The term-in power of the Syriza-Independent Greeks government and Syriza’s behaviour later as main opposition party brought a newfangled concept and term to Greek politics, “Polakism”, which takes its name from former alternate health minister Pavlos Polakis.

His actions and horribly vulgar manner of speaking have created a new vocabulary that he uses against his political opponents.

It is a brutal and cynical brand of political speech that appeals to the most base popular instincts in social media and does not have a shred of institutional and political seriousness and culture.

The last incident was a photograph that he posted of himself at a meal with friends where at a dramatic juncture in the development of the pandemic he thumbed his nose at the public health measures with which his fellow citizens are required to comply.

As a doctor and former alternate health minister he should have known better and exhibited exemplary behaviour. Instead he flouted the rules.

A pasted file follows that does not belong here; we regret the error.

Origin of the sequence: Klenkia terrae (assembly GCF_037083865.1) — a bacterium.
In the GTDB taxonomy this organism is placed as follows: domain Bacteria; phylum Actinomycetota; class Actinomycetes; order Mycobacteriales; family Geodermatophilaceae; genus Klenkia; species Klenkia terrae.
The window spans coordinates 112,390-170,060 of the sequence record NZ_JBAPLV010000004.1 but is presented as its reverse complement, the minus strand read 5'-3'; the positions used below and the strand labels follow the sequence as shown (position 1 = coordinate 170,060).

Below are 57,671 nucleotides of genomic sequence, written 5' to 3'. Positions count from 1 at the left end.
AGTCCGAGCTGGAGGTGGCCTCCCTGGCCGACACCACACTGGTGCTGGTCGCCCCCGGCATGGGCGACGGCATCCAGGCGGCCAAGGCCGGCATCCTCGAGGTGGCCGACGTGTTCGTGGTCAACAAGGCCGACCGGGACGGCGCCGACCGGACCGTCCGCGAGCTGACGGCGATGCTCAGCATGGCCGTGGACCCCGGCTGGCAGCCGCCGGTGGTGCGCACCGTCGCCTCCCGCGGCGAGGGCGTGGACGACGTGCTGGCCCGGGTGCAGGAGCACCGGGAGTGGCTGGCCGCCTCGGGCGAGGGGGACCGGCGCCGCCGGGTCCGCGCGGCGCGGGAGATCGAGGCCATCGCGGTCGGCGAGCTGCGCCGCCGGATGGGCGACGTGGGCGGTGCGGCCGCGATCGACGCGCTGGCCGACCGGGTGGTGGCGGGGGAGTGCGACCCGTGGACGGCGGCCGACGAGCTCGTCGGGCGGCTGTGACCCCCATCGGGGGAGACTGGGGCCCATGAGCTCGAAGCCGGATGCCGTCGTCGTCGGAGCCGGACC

Obviously the problem is not just Polakis himself, but rather Syriza leader and former PM Alexis Tsipras.

Tsipras may have verbally expressed annoyance but in fact he continues to offer political cover to the phenomenon of Polakism even as he demands the appointment of a mutually acceptable health minister and purports to seek consensus in these difficult hours.

It is by now clear that Tsipras and Polakis are one and the same politically.

The coarse native of the Cretan town of Sfakia, which is historically known for its bravery, is not the exception in Syriza but rather an organic part of the party.

Hence, Mr. Tsipras need not seek formulas for a serious and creative opposition.
That is all a ruse.

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